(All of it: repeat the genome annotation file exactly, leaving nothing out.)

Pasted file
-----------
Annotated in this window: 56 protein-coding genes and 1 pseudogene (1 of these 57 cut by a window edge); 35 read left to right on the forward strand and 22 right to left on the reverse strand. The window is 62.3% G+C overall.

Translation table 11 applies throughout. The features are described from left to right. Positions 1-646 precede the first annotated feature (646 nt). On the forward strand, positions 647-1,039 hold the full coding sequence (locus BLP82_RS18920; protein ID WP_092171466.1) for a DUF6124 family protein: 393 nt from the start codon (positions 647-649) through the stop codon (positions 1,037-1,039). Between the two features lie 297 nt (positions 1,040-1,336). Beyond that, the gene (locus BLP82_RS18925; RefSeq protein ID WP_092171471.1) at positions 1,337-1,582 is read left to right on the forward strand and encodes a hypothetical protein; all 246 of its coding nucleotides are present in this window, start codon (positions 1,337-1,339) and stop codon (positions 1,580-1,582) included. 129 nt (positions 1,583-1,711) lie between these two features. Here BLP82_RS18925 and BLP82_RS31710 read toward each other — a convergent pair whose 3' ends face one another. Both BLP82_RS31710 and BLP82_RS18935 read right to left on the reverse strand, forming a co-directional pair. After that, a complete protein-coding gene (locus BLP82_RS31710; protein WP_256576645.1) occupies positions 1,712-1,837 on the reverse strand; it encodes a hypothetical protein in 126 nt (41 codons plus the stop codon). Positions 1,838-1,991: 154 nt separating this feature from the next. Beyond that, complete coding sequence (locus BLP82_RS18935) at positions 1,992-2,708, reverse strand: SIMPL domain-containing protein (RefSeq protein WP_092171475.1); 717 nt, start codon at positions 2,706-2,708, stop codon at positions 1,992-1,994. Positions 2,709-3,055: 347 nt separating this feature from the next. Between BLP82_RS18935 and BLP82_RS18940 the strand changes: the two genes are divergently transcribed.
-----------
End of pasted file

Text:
Annotated in this window: 56 protein-coding genes and 1 pseudogene (1 of these 57 cut by a window edge); 35 read left to right on the forward strand and 22 right to left on the reverse strand. The window is 62.3% G+C overall.

Translation table 11 applies throughout. The features are described from left to right. Positions 1-646 precede the first annotated feature (646 nt). On the forward strand, positions 647-1,039 hold the full coding sequence (locus BLP82_RS18920; protein ID WP_092171466.1) for a DUF6124 family protein: 393 nt from the start codon (positions 647-649) through the stop codon (positions 1,037-1,039). Between the two features lie 297 nt (positions 1,040-1,336). Beyond that, the gene (locus BLP82_RS18925; RefSeq protein ID WP_092171471.1) at positions 1,337-1,582 is read left to right on the forward strand and encodes a hypothetical protein; all 246 of its coding nucleotides are present in this window, start codon (positions 1,337-1,339) and stop codon (positions 1,580-1,582) included. 129 nt (positions 1,583-1,711) lie between these two features. Here BLP82_RS18925 and BLP82_RS31710 read toward each other — a convergent pair whose 3' ends face one another. Both BLP82_RS31710 and BLP82_RS18935 read right to left on the reverse strand, forming a co-directional pair. After that, a complete protein-coding gene (locus BLP82_RS31710; protein WP_256576645.1) occupies positions 1,712-1,837 on the reverse strand; it encodes a hypothetical protein in 126 nt (41 codons plus the stop codon). Positions 1,838-1,991: 154 nt separating this feature from the next. Beyond that, complete coding sequence (locus BLP82_RS18935) at positions 1,992-2,708, reverse strand: SIMPL domain-containing protein (RefSeq protein WP_092171475.1); 717 nt, start codon at positions 2,706-2,708, stop codon at positions 1,992-1,994. Positions 2,709-3,055: 347 nt separating this feature from the next. Between BLP82_RS18935 and BLP82_RS18940 the strand changes: the two genes are divergently transcribed.